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China: not just an economic superpower

Studentsl take part in graduation examinations in Shaanxi, China. Credit: VCG / VCG via Getty

Studentsl take part in graduation examinations in Shaanxi, China. Credit: VCG / VCG via Getty

November 22, 2018   3 mins

When people talk about globalisation, what they usually mean is westernisation – the culture, technology and values of the West going global.

There is, of course, a lot said about the rise of export-led Asian economies, especially China, but notice the framing of the issue. Despite the huge impact of Chinese industrial prowess on the global economy, western media narratives relegate the country to a supporting role in a drama that is still all about us: cheap Chinese exports servicing western consumer culture; Chinese capital flows feeding the West’s appetite for debt; the offshoring of manufacturing capacity as a business strategy for western companies.

Meanwhile, we arrogantly assume that the process of globalisation-as-westernisation (i.e. the rest of the world becoming more like us) will carry on regardless. The idea that China might be able to exert ‘soft power’ influence in the other direction doesn’t much enter into our minds.

Here are three unrelated stories that should give us pause for thought:

The first starts with Ariana Grande, an American pop star so famous that even I’ve heard of her. When, earlier this month, she released her new single, it was expected it would go straight to the top of the charts – including the iTunes chart for digital downloads. But as Adam Minter explains for Bloomberg, that’s not how things worked out:

Kris Wu, a superstar in China, not only had the No. 1 spot on the iTunes’ singles chart but also seven of the top 10 songs. It was an extraordinary achievement for an artist with almost no North American profile”

How, then, did he did he pull off this chart upset? There were allegations of hi-tech malarkey, but the explanation appears to be that Wu’s new album was released in America before China – and that his devoted Chinese fans found a way of downloading it from US websites. The episode is an illustration of the way that digital is creating a global media market place in which western tastes, and taste-makers, are no longer the be-all-and-end-all.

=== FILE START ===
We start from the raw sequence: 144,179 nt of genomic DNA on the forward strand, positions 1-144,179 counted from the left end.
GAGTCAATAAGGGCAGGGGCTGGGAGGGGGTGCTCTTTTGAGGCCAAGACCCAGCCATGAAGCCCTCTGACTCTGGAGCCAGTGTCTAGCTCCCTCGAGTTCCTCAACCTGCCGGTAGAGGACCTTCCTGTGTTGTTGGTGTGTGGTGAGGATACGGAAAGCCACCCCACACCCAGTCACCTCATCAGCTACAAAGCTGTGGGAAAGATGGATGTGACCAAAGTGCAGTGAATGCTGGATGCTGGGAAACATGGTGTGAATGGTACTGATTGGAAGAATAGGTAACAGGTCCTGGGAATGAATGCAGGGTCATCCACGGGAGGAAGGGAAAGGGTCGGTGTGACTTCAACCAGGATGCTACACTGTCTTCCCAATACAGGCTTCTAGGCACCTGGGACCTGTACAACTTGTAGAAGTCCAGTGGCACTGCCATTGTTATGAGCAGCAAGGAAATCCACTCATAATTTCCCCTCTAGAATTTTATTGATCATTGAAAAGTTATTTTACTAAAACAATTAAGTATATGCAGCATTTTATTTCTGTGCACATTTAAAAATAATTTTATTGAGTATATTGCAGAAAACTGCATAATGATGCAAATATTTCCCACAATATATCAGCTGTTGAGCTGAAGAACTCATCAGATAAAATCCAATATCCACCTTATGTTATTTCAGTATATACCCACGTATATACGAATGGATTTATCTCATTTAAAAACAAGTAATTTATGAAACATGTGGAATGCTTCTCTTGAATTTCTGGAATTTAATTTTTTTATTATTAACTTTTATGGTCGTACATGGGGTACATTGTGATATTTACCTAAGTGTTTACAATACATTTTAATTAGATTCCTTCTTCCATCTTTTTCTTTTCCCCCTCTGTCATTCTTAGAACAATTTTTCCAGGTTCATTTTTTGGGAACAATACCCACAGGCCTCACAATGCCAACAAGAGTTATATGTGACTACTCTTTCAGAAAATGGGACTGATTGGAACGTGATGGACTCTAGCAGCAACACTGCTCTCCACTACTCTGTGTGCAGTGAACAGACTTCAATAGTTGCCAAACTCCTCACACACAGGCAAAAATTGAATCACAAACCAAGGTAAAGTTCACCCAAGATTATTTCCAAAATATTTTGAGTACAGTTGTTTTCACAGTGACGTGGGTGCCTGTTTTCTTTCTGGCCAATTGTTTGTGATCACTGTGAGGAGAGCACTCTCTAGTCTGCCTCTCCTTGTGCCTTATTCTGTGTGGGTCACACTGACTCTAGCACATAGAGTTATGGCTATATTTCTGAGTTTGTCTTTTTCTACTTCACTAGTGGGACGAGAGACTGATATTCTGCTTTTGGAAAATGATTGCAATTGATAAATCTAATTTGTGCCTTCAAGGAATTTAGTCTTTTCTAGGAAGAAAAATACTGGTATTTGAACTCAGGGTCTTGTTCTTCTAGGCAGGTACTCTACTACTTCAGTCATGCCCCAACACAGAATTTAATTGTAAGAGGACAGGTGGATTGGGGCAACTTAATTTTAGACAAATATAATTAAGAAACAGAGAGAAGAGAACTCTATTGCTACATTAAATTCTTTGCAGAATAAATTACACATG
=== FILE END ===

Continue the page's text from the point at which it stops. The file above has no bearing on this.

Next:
Now, onto a different kind of chart: The Economist reports on the growing achievements of Chinese universities in STEM subjects. The article includes a list of world universities ranked by the number of highly cited papers they’ve produced in maths and computing. China’s Tsinghua University comes in at number one – and of the top 15 universities, seven are in China (including one in Hong Kong), six are in America and two in Singapore. Europe doesn’t feature at all.

Finally, a particular application of China’s STEM expertise: surveillance. Previously on UnHerd, I’ve written about the Chinese state’s advanced deployment of facial recognition technology and its all-encompassing Social Credit System. I also argued that such systems would be exported to, or emulated by, other countries.

Well, here’s a Reuters special report by Angus Berwick on Chinese involvement in Venezuela’s ‘ Fatherland Card’ – a smartcard ID system that “transmits data about cardholders to computer servers. The card is increasingly linked by the government to subsidized food, health and other social programs most Venezuelans rely on to survive.”

One could also mention Singapore’s “Lamppost-as-a-Platform” project which is looking to install CCTV on the city-state’s 110,000 lampposts. Here, by Aradhana Aravindan and John Geddie, is another Reuters report on the story:

“Video surveillance networks are common in cities like London or New York. But Ian Wilson, a security lecturer at Australia’s Murdoch University said he believed that Singapore’s would be different in that it might involve extensive facial recognition technology.

“Such technology has become commonplace in Chinese cities like Beijing and Shanghai.”

Cities around the world could soon be looking like Beijing and Shanghai – looking right at you, in fact.

It’s not that the age of westernisation is over, but that it’s no longer the only force in globalisation – and nor does it have any right to be. For both better and worse, China, and other rising powers, will be shaping the way we live and not just in the economic sphere. 

So, one more reason to lift our heads from our immediate news fixations and take in the world around us.

Peter Franklin is Associate Editor of UnHerd. He was previously a policy advisor and speechwriter on environmental and social issues.


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